Permanent differences in tax accounting

A permanent difference is a business transaction that is reported differently for financial and tax reporting purposes, and for which the difference will never be eliminated. A permanent difference that results in the complete elimination of a tax liability is highly desirable, since it permanently reduces the tax liability of a business. Consequently, it is a key goal of tax planning.

The following transaction types represent permanent differences when accounted for within the United States:

  • Meals and entertainment. These expenses are only partially recognized for tax reporting purposes.
  • Municipal bond interest. This is income for financial reporting purposes, but is not recognized as taxable income.
  • Penalties and fines. These expenses are recorded for financial reporting purposes,  but are not allowable expenses for tax reporting purposes.

There are also permanent differences related to the purchase of life insurance on employees, as well as the income derived from such insurance.

The amount of tax expense and tax liability noted in a company's income statement and balance sheet (respectively) is based on book income, plus or minus any permanent differences.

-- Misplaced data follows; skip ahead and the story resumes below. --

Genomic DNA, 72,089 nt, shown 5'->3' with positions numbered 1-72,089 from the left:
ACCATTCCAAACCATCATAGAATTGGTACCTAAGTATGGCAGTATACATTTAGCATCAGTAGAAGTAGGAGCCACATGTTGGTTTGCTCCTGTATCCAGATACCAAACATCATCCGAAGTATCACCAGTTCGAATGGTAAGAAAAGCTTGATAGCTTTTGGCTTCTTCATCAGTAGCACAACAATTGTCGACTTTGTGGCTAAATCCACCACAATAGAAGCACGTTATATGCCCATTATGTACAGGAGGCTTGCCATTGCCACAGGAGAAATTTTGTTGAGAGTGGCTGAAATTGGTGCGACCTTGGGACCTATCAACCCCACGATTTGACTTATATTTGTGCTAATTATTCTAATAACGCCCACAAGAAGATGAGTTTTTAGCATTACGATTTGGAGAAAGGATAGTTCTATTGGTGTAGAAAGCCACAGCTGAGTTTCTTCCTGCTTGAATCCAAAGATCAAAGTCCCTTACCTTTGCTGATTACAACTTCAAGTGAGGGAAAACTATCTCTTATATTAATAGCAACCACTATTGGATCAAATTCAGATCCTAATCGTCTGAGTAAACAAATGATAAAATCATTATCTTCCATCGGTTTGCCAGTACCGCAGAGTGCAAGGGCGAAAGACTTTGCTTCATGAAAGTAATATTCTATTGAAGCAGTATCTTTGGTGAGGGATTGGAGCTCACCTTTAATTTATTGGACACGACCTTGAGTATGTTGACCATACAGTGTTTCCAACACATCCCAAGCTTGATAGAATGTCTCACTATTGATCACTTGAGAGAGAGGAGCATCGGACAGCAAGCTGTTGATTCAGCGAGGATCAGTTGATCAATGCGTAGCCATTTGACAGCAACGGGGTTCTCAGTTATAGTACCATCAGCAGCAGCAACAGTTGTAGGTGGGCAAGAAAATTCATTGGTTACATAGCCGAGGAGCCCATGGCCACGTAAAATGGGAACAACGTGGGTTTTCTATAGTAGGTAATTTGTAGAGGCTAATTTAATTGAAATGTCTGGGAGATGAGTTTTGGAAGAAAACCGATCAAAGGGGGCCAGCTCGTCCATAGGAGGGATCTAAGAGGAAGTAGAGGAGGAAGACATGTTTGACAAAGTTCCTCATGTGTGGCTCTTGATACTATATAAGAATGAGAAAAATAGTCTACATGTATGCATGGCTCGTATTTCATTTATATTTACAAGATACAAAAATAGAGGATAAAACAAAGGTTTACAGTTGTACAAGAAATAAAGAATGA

The transactions noted above may not be permanent differences in other countries, since they may not use Generally Accepted Accounting Principles to record transactions for financial reporting purposes, and their tax regulations likely differ from those used in the Internal Revenue Code in the United States. Thus, a transaction in one location may generate a permanent difference, which may not be the case in another location.

Permanent differences are caused by statutory requirements. This means that the permanent-difference status of a business transaction can change at any time, if the government elects to alter the tax code.

A permanent difference differs from a temporary difference, where the disparity between tax and financial reporting is eliminated over time.